A lensmeter or lensometer (sometimes even known as focimeter or vertometer), is an ophthalmic instrument. It is mainly used by optometrists and opticians to measure the back or front vertex power of a spectacle lens and verify the correct prescription in a pair of eyeglasses, to properly orient and mark uncut lenses, and to confirm the correct mounting of lenses in spectacle frames. Lensmeters can also verify the power of contact lenses, if a special lens support is used.
The parameters appraised by a lensmeter are the values specified by an ophthalmologist or optometrist on the patient's prescription: sphere, cylinder, axis, add, and in some cases, prism. The lensmeter is also used to check the accuracy of progressive lenses, and is often capable of marking the lens center and various other measurements critical to proper performance of the lens. It may also be used prior to an eye examination to obtain the last prescription the patient was given, in order to expedite the subsequent examination.
In 1848, Antoine Claudet produced the photographometer, an instrument designed to measure the intensity of photogenic rays; and in 1849 he brought out the focimeter, for securing a perfect focus in photographic portraiture.  In 1876, Hermann Snellen introduced a phakometer which was a similar set up to an optical bench which could measure the power and find the optical centre of a convex lens. Troppman went a step further in 1912, introducing the first direct measuring instrument.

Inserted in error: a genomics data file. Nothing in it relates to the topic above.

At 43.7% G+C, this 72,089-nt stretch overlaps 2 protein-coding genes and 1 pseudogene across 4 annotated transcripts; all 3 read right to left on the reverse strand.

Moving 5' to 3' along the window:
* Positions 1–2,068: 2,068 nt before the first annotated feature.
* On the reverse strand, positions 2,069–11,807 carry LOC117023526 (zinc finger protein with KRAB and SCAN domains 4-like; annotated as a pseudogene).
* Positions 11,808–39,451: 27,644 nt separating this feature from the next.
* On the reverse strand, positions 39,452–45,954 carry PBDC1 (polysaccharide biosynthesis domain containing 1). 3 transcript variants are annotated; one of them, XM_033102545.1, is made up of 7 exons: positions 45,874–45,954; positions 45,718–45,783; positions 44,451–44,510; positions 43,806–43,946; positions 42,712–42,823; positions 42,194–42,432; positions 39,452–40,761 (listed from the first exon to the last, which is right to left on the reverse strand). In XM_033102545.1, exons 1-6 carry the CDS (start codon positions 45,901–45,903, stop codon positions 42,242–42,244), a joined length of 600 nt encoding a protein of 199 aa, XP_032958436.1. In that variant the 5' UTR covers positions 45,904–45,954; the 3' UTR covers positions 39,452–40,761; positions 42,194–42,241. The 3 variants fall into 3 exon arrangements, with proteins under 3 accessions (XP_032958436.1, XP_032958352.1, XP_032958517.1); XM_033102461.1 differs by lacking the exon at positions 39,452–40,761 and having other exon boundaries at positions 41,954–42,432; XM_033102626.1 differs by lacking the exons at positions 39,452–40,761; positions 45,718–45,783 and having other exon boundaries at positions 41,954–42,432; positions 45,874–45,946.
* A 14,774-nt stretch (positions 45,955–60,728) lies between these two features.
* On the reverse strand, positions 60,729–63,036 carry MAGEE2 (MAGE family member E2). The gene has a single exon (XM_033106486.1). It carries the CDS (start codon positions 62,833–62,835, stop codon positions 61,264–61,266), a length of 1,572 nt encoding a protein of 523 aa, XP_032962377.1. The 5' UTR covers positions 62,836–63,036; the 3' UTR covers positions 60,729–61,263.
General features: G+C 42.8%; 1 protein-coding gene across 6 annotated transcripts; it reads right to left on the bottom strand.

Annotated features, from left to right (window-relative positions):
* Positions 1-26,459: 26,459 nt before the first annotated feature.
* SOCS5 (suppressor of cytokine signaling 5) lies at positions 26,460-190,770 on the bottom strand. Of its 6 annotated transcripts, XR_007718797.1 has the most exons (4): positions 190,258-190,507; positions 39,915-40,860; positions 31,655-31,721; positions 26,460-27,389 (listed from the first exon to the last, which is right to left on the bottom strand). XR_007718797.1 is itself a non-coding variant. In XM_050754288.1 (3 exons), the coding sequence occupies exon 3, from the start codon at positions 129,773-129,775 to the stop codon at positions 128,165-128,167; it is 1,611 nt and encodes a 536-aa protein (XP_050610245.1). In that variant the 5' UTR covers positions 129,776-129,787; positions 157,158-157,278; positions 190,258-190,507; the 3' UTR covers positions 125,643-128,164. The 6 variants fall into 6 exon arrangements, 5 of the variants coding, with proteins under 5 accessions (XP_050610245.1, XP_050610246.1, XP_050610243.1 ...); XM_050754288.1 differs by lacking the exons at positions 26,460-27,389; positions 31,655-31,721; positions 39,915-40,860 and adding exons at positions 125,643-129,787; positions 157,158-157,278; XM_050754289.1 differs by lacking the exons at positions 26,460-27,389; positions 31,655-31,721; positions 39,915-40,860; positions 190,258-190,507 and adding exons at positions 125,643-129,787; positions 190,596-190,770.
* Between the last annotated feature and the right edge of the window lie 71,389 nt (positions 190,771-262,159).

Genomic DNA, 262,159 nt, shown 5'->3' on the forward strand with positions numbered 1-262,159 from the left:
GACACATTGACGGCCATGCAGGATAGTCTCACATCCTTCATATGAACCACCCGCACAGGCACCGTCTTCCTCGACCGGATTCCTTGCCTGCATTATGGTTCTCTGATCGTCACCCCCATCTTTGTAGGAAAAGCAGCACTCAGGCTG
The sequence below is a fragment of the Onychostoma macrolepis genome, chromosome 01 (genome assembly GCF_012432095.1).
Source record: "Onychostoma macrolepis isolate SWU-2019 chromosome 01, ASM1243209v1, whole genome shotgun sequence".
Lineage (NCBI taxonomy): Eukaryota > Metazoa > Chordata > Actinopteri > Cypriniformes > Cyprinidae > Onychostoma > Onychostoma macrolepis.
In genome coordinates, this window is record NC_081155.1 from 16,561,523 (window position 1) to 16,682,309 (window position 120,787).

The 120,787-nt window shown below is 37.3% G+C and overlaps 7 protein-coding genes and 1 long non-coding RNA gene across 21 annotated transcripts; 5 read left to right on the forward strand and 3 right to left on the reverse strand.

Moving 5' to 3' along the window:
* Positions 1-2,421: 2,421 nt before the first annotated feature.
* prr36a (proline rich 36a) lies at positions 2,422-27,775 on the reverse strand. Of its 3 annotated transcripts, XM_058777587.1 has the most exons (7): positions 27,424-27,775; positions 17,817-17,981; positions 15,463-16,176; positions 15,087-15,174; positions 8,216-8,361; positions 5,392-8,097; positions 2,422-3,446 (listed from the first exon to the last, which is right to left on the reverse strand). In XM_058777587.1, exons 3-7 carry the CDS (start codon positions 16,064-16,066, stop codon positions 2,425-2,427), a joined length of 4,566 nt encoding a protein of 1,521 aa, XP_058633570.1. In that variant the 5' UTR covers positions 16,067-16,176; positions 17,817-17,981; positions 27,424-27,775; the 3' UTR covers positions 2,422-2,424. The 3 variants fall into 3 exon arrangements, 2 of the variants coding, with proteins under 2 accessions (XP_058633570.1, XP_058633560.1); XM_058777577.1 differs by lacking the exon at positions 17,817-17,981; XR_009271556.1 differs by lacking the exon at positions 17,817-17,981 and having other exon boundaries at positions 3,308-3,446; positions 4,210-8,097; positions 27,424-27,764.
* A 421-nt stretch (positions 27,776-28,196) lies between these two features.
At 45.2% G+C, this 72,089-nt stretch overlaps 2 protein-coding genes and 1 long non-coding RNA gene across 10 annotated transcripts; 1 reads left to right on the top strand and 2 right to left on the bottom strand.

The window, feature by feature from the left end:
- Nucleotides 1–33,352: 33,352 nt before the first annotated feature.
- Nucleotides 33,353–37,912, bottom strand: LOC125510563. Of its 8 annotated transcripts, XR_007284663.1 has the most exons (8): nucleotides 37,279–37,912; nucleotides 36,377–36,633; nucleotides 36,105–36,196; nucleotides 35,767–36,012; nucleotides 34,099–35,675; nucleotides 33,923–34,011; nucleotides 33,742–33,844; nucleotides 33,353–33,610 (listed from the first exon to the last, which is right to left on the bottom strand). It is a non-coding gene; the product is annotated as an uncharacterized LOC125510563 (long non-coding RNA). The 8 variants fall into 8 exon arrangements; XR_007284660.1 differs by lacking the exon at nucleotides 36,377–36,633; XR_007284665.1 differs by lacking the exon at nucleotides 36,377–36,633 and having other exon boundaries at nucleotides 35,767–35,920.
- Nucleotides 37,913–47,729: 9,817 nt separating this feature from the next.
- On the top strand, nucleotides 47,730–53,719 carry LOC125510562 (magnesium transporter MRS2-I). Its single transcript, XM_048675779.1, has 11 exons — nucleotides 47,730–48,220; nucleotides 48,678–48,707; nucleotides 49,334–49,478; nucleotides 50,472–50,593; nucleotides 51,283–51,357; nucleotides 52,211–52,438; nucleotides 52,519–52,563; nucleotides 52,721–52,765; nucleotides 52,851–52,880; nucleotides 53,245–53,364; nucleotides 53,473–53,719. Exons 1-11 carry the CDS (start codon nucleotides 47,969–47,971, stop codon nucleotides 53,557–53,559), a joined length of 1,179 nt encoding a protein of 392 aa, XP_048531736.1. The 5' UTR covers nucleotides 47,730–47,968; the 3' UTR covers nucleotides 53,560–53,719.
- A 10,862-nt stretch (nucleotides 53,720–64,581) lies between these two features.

In 1922, a patent was filed for the first projection lensmeter, which has a similar system to the standard lensmeter pictured above, but projects the measuring target onto a screen eliminating the need for correction of the observer's refractive error in the instrument itself and reducing the requirement to peer down a small telescope into the instrument. Despite these advantages the above design is still predominant in the optical world.
- Lens clock
- Optical power
- Prism dioptre
- Corrective lens components
- Abbe refractometer
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- "Ophthalmology Glossary on Carl Zeiss Vision GmbH website". Archived from the original on 12 May 2008.
- Solbert, Oscar N.; Newhall, Beaumont; Card, James G., eds. (February 1952). "The Focimeter" (PDF). Image. Rochester, N.Y.: International Museum of Photography at George Eastman House Inc. 1 (2): 1–2. Archived from the original (PDF) on March 12, 2013. Retrieved June 16, 2014.
- "Focimeters". Archived from the original on 2008-05-12. Retrieved 2010-01-30. accessed 20 Jan 2009